Date Read: 1.30.09
Book From: Personal Collection
This humorous, 2003 Eisner Award winning one-shot is the story of an unlikely superhero, Screwn-on Head, who researches an occult myth at the behest of Abraham Lincoln. Apparently, an evil zombie named Emperor Zombie has stolen important ancient tomes that could lead to the destruction of the earth. The cast of this comic also includes Mr. Groin, Screw-on Head’s manservant, and Patience, Screw-on Head’s old vampire lover.
I actually first watched the TV pilot adapted from this comic written and developed by Mike Mignola (best known for Hellboy) and Bryan Fuller (Dead Like Me, Wonderfalls, Pushing Daisies). After holding out for about a month to find a copy of The Amazing Screw-on Head, I gave up and attained a much more accessible copy of the TV pilot. Later, I finally found a copy on eBay (cursed OOP’s).
The story of The Amazing Screw-on Head is simple, funny, and slightly satirical. I loved that the story takes place during Lincoln’s administration, for there is something inherently funny about Lincoln in the white house planning out zombie attacks. There are so many elements to make you palm your forehead while reading or watching– Screw-on Head’s jealous and frenzied vampire lover who is aptly named Patience and an evil turnip that is capable of bringing about the apocalypse.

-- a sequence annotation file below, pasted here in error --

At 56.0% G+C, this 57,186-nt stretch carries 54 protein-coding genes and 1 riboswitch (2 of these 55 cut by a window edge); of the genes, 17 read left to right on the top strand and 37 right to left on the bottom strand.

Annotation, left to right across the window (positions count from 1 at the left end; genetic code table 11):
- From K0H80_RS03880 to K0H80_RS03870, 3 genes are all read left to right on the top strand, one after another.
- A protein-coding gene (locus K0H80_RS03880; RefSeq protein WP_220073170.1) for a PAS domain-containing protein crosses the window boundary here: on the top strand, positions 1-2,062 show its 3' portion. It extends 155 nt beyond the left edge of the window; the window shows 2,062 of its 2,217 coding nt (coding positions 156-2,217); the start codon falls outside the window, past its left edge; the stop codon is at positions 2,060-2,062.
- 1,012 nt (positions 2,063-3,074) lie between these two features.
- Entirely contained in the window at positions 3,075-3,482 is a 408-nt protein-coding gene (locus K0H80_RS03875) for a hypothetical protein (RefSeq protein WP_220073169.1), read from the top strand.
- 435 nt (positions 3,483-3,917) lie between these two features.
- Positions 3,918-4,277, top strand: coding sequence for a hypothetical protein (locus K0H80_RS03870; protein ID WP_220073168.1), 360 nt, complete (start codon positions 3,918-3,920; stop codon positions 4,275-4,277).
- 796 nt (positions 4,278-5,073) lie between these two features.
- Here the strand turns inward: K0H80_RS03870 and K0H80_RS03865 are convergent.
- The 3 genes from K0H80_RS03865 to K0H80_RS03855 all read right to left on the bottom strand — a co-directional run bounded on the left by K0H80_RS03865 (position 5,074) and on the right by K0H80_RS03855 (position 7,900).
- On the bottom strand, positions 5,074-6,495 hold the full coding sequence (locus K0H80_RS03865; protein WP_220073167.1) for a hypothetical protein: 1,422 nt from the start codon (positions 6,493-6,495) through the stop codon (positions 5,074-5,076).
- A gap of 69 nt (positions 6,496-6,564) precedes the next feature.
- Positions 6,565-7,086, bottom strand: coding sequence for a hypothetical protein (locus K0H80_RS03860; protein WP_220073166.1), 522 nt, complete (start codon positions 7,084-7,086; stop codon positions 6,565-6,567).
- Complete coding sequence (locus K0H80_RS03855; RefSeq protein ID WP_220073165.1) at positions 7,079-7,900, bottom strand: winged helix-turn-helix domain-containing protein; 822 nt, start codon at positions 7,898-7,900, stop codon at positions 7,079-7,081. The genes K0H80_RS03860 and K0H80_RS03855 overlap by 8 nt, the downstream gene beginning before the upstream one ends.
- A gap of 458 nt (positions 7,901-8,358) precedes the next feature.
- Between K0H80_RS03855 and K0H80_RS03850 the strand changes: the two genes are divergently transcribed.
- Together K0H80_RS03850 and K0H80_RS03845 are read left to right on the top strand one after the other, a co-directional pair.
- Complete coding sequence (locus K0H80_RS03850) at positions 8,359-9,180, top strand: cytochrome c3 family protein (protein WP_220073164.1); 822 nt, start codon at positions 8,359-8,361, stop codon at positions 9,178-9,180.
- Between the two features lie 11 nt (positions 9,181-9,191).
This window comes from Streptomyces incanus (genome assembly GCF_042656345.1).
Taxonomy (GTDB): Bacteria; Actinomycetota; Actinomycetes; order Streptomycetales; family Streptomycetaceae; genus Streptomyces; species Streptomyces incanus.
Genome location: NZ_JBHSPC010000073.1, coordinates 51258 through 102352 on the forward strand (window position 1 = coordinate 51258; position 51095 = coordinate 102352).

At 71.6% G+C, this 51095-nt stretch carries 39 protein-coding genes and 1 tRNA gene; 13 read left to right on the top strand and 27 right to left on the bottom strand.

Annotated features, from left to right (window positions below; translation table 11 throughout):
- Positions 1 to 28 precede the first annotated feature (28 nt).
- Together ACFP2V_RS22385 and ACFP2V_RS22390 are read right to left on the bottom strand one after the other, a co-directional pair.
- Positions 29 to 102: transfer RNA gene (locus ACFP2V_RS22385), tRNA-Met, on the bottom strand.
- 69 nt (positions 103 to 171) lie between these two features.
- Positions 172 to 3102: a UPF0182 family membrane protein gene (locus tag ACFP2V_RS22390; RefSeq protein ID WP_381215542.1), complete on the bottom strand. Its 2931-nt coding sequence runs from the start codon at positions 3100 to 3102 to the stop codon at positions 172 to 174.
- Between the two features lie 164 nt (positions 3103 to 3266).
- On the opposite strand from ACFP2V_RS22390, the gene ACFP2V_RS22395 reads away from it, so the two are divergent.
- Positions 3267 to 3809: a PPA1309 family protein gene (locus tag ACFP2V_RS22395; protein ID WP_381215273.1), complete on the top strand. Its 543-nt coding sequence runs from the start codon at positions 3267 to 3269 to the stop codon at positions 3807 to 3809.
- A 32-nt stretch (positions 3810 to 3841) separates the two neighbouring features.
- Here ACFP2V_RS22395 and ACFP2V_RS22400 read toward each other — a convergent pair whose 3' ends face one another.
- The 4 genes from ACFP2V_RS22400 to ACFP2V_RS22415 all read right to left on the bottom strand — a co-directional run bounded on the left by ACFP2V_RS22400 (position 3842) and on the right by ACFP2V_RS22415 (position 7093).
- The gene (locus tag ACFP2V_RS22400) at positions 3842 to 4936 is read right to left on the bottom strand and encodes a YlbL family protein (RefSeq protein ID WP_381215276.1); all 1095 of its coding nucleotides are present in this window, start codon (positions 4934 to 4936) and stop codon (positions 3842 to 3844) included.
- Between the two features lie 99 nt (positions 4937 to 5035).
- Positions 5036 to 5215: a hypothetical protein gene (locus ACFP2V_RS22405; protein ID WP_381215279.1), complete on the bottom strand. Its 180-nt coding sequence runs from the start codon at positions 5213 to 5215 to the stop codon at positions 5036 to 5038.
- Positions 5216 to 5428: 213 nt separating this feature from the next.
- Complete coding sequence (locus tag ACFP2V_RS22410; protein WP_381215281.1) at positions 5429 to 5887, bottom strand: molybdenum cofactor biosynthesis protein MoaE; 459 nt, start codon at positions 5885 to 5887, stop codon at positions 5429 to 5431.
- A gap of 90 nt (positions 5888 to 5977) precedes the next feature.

This is one of those rare occasions I will say the film/TV adaptation of a comic is better. The TV pilot has much more fleshed out backstories for each character, making the experience as a whole all the more engaging. We learn why Emperor Zombie is seeking to destroy Screw-on Head and the world, and he becomes a character with a story instead of a character who popped up out of nowhere with a vengeance. Mignola and Fuller also develop the story behind Patience’s love for Screw-on Head, and even Mr. Groin plays a more critical role. And, of course, zombie/mythical beast action scenes are just so much better on screen.
I’m very disappointed The Amazing Screw-on Head wasn’t taken up for a full-fledged series. Personally, I thought the pilot showed a lot of promise, and I would’ve loved to see some good black comedy occult romping through the Lincoln administration on TV.